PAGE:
Courtesy of MediaPost Publications:
My original post mentioned below on this ran last month (see: http://tissuepathology.com/2013/03/07/leica-biosystems-and-dell-enable-access-to-pathology-images-between-china-and-the-u-s/; 3/7/13)
It’s a sad reality that, on a global basis, medical resources aren’t allocated in any kind of organized or equitable fashion. Treatments and tools that are commonplace in many societies are virtually non-existent in others.
Telemedicine – the use of IT to provide clinical healthcare at a distance — and my field, telepathology or digital pathology (pathology at a distance, driven by telecom and IT), seek to tap talent and technologies wherever they may be. Via the cloud, we have begun to expand the reach of every pathologist beyond his or her backyard to patients and practices the world over, whether performing diagnoses, engaging in education or embarking on research. This is visionary medicine at its best, at work to transform patient care and save lives on an unprecedented scale.
As the noted pathologist Keith Kaplan recently observed in his Digital Pathology Blog, “Much like our building materials, pool tables, clothing, toys, televisions, PCs, smartphones and a million other products … countries will export their pathology cases to the U.S. But instead of the cargo ships going back empty, they will send back pathology support and reports to guide diagnoses, treatment, management and clinical trial management. The untethering of pathologist from microscope, histology lab and laboratory information system is here — and is now worldwide.”
Early cloud-based networks are beginning to connect pathologists in ways previously not possible. Digital consultations, social networking apps, safeguards for security and privacy, opportunities for marketing and business development – all will, in short order, become standard features of the digital pathology toolkit.
Adopting this cloud-based model of digital pathology, doctors on the ground in remote parts of the world are now able to link up with a quality pathologist partner, analyze their patients’ medical situations from different dimensions, and then effectively direct patient care. Using the network to connect doctors and hospitals with qualified, certified pathologists – many from the top medical institutions in the U.S. – represents a genuine sea change in global medical care.
It’s crucial to understand that as we use technology to address this global imbalance in medical services, we run very little risk of emulating the IT field and actually outsourcing pathology jobs and, indeed, an entire industry. If anything, digital pathology diminishes the threat of outsourcing of pathology services because it effectively brings expertise to places where it’s needed most – without leaving home.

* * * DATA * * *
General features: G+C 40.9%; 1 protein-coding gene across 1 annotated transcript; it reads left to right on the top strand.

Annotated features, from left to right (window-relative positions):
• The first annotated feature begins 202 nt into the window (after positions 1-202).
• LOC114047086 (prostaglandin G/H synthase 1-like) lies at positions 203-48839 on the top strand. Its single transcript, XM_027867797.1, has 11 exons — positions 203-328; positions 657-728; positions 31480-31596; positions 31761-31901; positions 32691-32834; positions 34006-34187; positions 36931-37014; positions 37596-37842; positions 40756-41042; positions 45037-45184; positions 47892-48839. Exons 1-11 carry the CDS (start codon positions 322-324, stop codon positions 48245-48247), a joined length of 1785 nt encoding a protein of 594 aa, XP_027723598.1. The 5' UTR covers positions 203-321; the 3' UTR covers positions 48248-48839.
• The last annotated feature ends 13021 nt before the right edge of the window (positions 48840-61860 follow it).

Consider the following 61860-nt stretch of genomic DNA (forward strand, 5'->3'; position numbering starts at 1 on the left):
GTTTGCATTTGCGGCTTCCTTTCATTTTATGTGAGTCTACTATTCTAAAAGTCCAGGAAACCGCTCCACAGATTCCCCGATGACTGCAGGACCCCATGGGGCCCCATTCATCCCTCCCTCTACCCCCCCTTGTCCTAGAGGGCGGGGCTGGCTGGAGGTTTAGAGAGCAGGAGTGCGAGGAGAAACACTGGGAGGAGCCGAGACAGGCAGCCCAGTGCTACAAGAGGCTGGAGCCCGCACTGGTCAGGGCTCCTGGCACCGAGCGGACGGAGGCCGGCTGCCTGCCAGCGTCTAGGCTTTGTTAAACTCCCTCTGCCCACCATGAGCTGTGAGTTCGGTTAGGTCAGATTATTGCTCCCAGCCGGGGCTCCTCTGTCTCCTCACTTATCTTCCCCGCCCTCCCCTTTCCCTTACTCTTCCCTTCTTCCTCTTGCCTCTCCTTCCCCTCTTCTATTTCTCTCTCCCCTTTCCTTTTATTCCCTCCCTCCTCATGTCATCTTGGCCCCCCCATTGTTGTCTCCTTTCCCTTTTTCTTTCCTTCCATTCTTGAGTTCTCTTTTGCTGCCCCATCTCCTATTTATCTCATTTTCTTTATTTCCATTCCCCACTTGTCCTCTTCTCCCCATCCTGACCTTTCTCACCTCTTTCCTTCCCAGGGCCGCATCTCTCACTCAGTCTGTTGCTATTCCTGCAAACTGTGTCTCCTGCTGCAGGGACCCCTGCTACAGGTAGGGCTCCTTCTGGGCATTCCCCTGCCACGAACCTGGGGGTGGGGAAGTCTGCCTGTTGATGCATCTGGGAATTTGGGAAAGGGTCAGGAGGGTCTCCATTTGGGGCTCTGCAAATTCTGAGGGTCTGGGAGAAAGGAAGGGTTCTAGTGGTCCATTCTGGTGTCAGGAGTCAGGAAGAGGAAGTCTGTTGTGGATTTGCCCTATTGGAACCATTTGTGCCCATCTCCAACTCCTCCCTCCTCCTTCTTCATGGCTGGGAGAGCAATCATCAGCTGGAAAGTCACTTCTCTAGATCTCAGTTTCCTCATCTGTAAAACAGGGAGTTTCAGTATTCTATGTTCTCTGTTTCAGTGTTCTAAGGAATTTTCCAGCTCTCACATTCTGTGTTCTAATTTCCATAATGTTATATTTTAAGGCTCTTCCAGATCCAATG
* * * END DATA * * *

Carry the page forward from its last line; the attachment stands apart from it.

“One does not have to go back many years to remember folks concerned about ‘outsourcing of pathology services’ to foreign countries,” Kaplan says. “Naysayers over the years have told me that beyond cost, support requirements, lack of IT resources, speed, workflow, user interface issues, network requirements, etc., one of the major impediments to the wide-scale adoption of digital pathology has been a fear of ‘outsourcing.’ Our skills and services would be commoditized, sold on the open market to the lowest bidder and sent offshore.”
As Kaplan notes, there are a number of reasons why this has not occurred and will not occur: despite acute shortages of pathologists on some continents, the pathology community overall has the capacity to deliver. A similar lack of subspecialty expertise persists in those locales, as does a lack of quality to ensure that standards of care are being met (as would be expected of the American community, for instance). These factors are likely to become increasingly important as fee-for-service volume-based models become pay-for-performance quality/outcomes-based models of care.
“While you may be better off going to Malaysia or India for your open heart surgery or joint replacement, Western pathology is still the best in the world and this technology offers us the opportunity to provide it on a scale to places that could not previously have access to do so,” Kaplan concludes.
Ultimately, the best news is that, thanks to cloud technology and other telecommunications advances, the pathology specialty can flourish at home while it delivers enormous benefits irrespective of geography. Here, it’s about where the cases are, and where the need is greatest. We promote global telemedicine because exporting expertise in the service of vastly improved patient outcomes is the right thing to do.